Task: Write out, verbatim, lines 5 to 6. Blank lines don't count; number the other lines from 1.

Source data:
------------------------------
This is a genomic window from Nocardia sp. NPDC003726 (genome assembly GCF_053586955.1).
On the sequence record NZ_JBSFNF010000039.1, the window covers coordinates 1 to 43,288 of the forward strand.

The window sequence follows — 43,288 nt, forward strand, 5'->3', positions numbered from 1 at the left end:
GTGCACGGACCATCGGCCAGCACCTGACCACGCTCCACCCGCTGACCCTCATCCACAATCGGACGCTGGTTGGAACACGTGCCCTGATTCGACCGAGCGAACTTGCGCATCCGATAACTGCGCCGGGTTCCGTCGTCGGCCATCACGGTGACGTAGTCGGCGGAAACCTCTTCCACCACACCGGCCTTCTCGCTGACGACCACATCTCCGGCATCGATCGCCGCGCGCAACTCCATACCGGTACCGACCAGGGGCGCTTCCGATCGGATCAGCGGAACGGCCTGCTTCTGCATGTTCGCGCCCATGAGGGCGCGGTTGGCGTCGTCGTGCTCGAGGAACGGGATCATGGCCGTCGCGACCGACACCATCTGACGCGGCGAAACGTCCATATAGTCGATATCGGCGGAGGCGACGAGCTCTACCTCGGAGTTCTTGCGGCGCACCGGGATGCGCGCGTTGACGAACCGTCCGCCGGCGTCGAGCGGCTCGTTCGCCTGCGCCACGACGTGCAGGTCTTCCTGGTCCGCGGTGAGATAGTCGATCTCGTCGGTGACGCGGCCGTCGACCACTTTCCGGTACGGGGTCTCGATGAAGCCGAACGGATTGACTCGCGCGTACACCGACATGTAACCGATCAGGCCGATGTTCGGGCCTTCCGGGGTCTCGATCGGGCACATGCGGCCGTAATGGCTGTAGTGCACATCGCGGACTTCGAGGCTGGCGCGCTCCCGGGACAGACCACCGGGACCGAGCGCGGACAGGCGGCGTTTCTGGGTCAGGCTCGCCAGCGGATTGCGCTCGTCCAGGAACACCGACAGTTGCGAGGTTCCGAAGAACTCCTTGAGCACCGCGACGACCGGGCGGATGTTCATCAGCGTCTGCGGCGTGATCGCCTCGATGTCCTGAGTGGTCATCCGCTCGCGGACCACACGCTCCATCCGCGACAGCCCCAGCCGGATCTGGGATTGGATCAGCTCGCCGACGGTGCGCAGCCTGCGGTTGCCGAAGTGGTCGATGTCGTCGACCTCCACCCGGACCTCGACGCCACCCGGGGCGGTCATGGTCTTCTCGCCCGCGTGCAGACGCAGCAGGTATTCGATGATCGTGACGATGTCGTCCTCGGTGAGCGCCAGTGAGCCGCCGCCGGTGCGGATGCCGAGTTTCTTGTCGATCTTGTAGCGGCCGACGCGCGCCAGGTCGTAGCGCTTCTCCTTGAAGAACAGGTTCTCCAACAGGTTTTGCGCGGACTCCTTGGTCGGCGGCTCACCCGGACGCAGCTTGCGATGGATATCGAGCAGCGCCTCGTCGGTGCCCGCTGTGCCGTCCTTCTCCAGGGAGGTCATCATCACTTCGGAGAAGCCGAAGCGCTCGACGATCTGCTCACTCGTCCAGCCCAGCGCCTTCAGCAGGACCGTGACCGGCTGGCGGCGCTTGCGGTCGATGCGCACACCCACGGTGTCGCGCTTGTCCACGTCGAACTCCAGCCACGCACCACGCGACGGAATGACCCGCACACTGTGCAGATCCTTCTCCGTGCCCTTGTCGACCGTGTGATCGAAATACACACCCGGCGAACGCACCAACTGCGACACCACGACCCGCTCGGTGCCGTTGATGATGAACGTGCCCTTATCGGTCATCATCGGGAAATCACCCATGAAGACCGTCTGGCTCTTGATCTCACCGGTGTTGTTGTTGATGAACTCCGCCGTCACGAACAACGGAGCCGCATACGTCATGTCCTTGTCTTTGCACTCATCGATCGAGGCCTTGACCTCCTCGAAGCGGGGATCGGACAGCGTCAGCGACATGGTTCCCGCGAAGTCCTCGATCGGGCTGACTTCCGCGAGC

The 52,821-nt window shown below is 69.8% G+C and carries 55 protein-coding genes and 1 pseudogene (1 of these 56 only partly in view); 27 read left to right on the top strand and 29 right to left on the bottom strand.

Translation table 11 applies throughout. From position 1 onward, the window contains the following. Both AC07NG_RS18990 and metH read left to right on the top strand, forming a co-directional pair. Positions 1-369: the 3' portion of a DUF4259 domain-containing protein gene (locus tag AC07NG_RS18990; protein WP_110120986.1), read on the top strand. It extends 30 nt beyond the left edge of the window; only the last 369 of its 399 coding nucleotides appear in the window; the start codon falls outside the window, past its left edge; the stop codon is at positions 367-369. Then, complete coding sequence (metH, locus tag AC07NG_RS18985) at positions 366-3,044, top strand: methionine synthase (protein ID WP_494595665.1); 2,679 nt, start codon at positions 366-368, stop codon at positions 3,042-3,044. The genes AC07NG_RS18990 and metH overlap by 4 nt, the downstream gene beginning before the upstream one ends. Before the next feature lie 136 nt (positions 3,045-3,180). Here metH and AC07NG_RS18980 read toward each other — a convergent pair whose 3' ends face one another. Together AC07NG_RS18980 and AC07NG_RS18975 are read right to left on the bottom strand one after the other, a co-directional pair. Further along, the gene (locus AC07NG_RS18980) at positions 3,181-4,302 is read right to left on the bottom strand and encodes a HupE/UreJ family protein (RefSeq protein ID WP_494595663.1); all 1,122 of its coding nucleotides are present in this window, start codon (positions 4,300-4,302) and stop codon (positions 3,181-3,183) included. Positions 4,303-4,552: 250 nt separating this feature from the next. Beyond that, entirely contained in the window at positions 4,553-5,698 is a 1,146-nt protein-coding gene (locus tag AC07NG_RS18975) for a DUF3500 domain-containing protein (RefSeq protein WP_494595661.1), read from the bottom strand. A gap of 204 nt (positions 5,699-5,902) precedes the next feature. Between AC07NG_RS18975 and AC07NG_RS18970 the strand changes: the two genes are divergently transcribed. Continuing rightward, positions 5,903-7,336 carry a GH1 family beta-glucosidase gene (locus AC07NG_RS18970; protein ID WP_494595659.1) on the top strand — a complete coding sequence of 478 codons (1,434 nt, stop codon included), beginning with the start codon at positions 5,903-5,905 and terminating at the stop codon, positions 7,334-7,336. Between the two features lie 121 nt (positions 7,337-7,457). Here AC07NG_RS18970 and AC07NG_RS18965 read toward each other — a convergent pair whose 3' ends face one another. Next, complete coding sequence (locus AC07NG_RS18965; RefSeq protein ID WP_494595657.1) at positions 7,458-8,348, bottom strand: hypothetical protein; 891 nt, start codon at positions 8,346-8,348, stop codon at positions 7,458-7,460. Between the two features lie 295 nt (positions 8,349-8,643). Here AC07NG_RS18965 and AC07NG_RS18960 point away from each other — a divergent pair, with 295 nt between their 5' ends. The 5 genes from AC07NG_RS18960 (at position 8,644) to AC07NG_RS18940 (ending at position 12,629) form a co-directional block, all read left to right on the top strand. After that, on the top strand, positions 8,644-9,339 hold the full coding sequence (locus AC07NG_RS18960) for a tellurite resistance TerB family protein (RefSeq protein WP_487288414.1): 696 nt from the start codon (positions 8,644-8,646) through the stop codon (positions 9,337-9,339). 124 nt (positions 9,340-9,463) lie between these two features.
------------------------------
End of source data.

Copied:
The 52,821-nt window shown below is 69.8% G+C and carries 55 protein-coding genes and 1 pseudogene (1 of these 56 only partly in view); 27 read left to right on the top strand and 29 right to left on the bottom strand.

Translation table 11 applies throughout. From position 1 onward, the window contains the following. Both AC07NG_RS18990 and metH read left to right on the top strand, forming a co-directional pair. Positions 1-369: the 3' portion of a DUF4259 domain-containing protein gene (locus tag AC07NG_RS18990; protein WP_110120986.1), read on the top strand. It extends 30 nt beyond the left edge of the window; only the last 369 of its 399 coding nucleotides appear in the window; the start codon falls outside the window, past its left edge; the stop codon is at positions 367-369. Then, complete coding sequence (metH, locus tag AC07NG_RS18985) at positions 366-3,044, top strand: methionine synthase (protein ID WP_494595665.1); 2,679 nt, start codon at positions 366-368, stop codon at positions 3,042-3,044. The genes AC07NG_RS18990 and metH overlap by 4 nt, the downstream gene beginning before the upstream one ends. Before the next feature lie 136 nt (positions 3,045-3,180). Here metH and AC07NG_RS18980 read toward each other — a convergent pair whose 3' ends face one another. Together AC07NG_RS18980 and AC07NG_RS18975 are read right to left on the bottom strand one after the other, a co-directional pair. Further along, the gene (locus AC07NG_RS18980) at positions 3,181-4,302 is read right to left on the bottom strand and encodes a HupE/UreJ family protein (RefSeq protein ID WP_494595663.1); all 1,122 of its coding nucleotides are present in this window, start codon (positions 4,300-4,302) and stop codon (positions 3,181-3,183) included. Positions 4,303-4,552: 250 nt separating this feature from the next. Beyond that, entirely contained in the window at positions 4,553-5,698 is a 1,146-nt protein-coding gene (locus tag AC07NG_RS18975) for a DUF3500 domain-containing protein (RefSeq protein WP_494595661.1), read from the bottom strand. A gap of 204 nt (positions 5,699-5,902) precedes the next feature. Between AC07NG_RS18975 and AC07NG_RS18970 the strand changes: the two genes are divergently transcribed. Continuing rightward, positions 5,903-7,336 carry a GH1 family beta-glucosidase gene (locus AC07NG_RS18970; protein ID WP_494595659.1) on the top strand — a complete coding sequence of 478 codons (1,434 nt, stop codon included), beginning with the start codon at positions 5,903-5,905 and terminating at the stop codon, positions 7,334-7,336. Between the two features lie 121 nt (positions 7,337-7,457). Here AC07NG_RS18970 and AC07NG_RS18965 read toward each other — a convergent pair whose 3' ends face one another. Next, complete coding sequence (locus AC07NG_RS18965; RefSeq protein ID WP_494595657.1) at positions 7,458-8,348, bottom strand: hypothetical protein; 891 nt, start codon at positions 8,346-8,348, stop codon at positions 7,458-7,460. Between the two features lie 295 nt (positions 8,349-8,643). Here AC07NG_RS18965 and AC07NG_RS18960 point away from each other — a divergent pair, with 295 nt between their 5' ends. The 5 genes from AC07NG_RS18960 (at position 8,644) to AC07NG_RS18940 (ending at position 12,629) form a co-directional block, all read left to right on the top strand. After that, on the top strand, positions 8,644-9,339 hold the full coding sequence (locus AC07NG_RS18960) for a tellurite resistance TerB family protein (RefSeq protein WP_487288414.1): 696 nt from the start codon (positions 8,644-8,646) through the stop codon (positions 9,337-9,339). 124 nt (positions 9,340-9,463) lie between these two features.